Background: Immediate-type allergies to bumblebee stings occur infrequently. Previous studies have demonstrated a high degree of cross-reactivity between honeybee venom (HBV) and bumblebee venom (BBV). It has been proposed that venom immunotherapy (VIT) with HBV is a therapeutic alternative for patients with BBV allergy.
Methods and results: We present two cases of occupational immediate-type allergies to BBV. Although both nonatopic patients had a negative personal history of previous allergic reactions to honeybee sting, specific IgE antibodies and a positive intradermal reaction to HBV were detected. Despite VIT with HBV, the two developed another severe allergic reaction after incidental bumblebee stings. VIT with BBV, using in one patient a rush protocol with escalating doses of 0.01–100 μg of BBV, was performed. Before and during the VIT, the course of IgE and IgG specific antibodies to BBV was analyzed, demonstrating a significant decrease of BBV-IgE and an increase of BBV-IgG. The effectiveness of the treatment was also proven by an in-hospital sting challenge with a live bumblebee.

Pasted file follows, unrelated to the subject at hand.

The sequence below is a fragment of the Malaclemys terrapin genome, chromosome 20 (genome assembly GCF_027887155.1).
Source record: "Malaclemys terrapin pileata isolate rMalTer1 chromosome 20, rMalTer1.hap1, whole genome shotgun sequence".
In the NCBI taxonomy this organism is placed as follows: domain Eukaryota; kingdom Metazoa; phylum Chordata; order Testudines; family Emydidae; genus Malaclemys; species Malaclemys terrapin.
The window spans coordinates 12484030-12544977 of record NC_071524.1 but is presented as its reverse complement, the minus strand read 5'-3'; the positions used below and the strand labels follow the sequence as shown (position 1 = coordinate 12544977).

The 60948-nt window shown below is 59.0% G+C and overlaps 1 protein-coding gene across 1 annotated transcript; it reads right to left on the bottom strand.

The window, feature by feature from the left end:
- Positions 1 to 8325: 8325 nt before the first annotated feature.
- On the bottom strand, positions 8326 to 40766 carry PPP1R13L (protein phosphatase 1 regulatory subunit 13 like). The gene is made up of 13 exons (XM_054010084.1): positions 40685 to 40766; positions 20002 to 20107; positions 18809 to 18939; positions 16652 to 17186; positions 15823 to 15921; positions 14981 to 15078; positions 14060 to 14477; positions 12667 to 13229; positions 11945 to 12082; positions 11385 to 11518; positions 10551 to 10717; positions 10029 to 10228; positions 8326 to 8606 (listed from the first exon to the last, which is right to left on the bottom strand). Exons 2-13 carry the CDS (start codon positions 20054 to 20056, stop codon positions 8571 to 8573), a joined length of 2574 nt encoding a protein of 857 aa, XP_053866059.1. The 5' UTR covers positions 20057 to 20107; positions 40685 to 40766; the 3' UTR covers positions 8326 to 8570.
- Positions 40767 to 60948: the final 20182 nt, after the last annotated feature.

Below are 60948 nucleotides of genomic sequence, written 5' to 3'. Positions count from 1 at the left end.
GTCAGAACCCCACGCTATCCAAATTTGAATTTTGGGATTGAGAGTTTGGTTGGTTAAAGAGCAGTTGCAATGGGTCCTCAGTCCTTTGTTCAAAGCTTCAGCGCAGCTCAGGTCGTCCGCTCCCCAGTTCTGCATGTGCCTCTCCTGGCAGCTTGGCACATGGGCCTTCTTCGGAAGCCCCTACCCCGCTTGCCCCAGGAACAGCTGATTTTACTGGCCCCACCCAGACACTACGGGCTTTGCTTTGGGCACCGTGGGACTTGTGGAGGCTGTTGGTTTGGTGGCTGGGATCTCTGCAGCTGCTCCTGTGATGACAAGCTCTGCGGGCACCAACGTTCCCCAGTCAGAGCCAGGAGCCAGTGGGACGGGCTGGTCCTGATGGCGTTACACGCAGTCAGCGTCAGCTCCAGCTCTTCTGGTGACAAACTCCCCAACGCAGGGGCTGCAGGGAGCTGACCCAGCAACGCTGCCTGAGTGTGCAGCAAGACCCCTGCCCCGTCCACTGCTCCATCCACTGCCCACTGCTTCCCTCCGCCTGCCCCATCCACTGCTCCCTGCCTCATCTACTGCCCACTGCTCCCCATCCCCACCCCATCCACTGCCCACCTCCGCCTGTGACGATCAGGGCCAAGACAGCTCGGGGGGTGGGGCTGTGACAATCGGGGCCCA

Conclusions: Our data demonstrate that cross-immunotherapies with HBV do not protect BBV-allergic patients sufficiently. We conclude that BBV-allergic patients should be treated with BBV. A “rush” VIT with BBV is a safe alternative to a “conventional” protocol.